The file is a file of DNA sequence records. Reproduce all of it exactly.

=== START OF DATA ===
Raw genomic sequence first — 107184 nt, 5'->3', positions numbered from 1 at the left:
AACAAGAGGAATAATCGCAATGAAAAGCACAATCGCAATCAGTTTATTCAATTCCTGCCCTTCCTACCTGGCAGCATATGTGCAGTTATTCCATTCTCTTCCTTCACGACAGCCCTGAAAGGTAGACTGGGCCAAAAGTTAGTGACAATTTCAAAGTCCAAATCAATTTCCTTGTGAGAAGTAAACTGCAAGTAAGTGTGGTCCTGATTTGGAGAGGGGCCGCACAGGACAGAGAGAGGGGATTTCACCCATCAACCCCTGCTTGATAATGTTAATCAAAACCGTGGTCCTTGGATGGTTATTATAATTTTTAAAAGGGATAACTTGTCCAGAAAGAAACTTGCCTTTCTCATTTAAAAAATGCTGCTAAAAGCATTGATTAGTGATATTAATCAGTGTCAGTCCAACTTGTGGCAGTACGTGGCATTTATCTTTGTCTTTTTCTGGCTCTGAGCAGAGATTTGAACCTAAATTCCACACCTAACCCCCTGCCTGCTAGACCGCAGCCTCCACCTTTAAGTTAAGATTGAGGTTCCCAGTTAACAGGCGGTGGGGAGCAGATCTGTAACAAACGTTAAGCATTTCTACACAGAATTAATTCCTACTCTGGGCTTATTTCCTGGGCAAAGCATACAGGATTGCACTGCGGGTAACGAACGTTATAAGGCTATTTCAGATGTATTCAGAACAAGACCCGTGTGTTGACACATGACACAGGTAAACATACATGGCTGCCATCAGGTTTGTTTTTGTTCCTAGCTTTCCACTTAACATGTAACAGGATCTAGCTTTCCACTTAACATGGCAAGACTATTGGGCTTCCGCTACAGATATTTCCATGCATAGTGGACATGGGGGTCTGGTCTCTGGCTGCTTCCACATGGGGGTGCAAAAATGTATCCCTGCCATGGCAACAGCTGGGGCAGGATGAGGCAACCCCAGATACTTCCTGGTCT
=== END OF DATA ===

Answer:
Raw genomic sequence first — 107184 nt, 5'->3', positions numbered from 1 at the left:
AACAAGAGGAATAATCGCAATGAAAAGCACAATCGCAATCAGTTTATTCAATTCCTGCCCTTCCTACCTGGCAGCATATGTGCAGTTATTCCATTCTCTTCCTTCACGACAGCCCTGAAAGGTAGACTGGGCCAAAAGTTAGTGACAATTTCAAAGTCCAAATCAATTTCCTTGTGAGAAGTAAACTGCAAGTAAGTGTGGTCCTGATTTGGAGAGGGGCCGCACAGGACAGAGAGAGGGGATTTCACCCATCAACCCCTGCTTGATAATGTTAATCAAAACCGTGGTCCTTGGATGGTTATTATAATTTTTAAAAGGGATAACTTGTCCAGAAAGAAACTTGCCTTTCTCATTTAAAAAATGCTGCTAAAAGCATTGATTAGTGATATTAATCAGTGTCAGTCCAACTTGTGGCAGTACGTGGCATTTATCTTTGTCTTTTTCTGGCTCTGAGCAGAGATTTGAACCTAAATTCCACACCTAACCCCCTGCCTGCTAGACCGCAGCCTCCACCTTTAAGTTAAGATTGAGGTTCCCAGTTAACAGGCGGTGGGGAGCAGATCTGTAACAAACGTTAAGCATTTCTACACAGAATTAATTCCTACTCTGGGCTTATTTCCTGGGCAAAGCATACAGGATTGCACTGCGGGTAACGAACGTTATAAGGCTATTTCAGATGTATTCAGAACAAGACCCGTGTGTTGACACATGACACAGGTAAACATACATGGCTGCCATCAGGTTTGTTTTTGTTCCTAGCTTTCCACTTAACATGTAACAGGATCTAGCTTTCCACTTAACATGGCAAGACTATTGGGCTTCCGCTACAGATATTTCCATGCATAGTGGACATGGGGGTCTGGTCTCTGGCTGCTTCCACATGGGGGTGCAAAAATGTATCCCTGCCATGGCAACAGCTGGGGCAGGATGAGGCAACCCCAGATACTTCCTGGTCT